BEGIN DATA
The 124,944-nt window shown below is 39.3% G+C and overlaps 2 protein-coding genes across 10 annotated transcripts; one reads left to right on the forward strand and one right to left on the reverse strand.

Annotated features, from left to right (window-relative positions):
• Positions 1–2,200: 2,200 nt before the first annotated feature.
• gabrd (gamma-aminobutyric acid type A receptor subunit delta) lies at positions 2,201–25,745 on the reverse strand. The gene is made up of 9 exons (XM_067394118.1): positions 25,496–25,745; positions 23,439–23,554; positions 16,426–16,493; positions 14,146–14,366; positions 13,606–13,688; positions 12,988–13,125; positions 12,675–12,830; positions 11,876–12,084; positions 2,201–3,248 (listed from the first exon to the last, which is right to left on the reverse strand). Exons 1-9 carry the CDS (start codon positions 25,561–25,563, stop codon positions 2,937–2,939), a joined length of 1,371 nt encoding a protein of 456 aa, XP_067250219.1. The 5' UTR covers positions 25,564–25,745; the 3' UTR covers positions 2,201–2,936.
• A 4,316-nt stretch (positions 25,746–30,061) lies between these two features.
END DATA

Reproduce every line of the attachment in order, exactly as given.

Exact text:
The 124,944-nt window shown below is 39.3% G+C and overlaps 2 protein-coding genes across 10 annotated transcripts; one reads left to right on the forward strand and one right to left on the reverse strand.

Annotated features, from left to right (window-relative positions):
• Positions 1–2,200: 2,200 nt before the first annotated feature.
• gabrd (gamma-aminobutyric acid type A receptor subunit delta) lies at positions 2,201–25,745 on the reverse strand. The gene is made up of 9 exons (XM_067394118.1): positions 25,496–25,745; positions 23,439–23,554; positions 16,426–16,493; positions 14,146–14,366; positions 13,606–13,688; positions 12,988–13,125; positions 12,675–12,830; positions 11,876–12,084; positions 2,201–3,248 (listed from the first exon to the last, which is right to left on the reverse strand). Exons 1-9 carry the CDS (start codon positions 25,561–25,563, stop codon positions 2,937–2,939), a joined length of 1,371 nt encoding a protein of 456 aa, XP_067250219.1. The 5' UTR covers positions 25,564–25,745; the 3' UTR covers positions 2,201–2,936.
• A 4,316-nt stretch (positions 25,746–30,061) lies between these two features.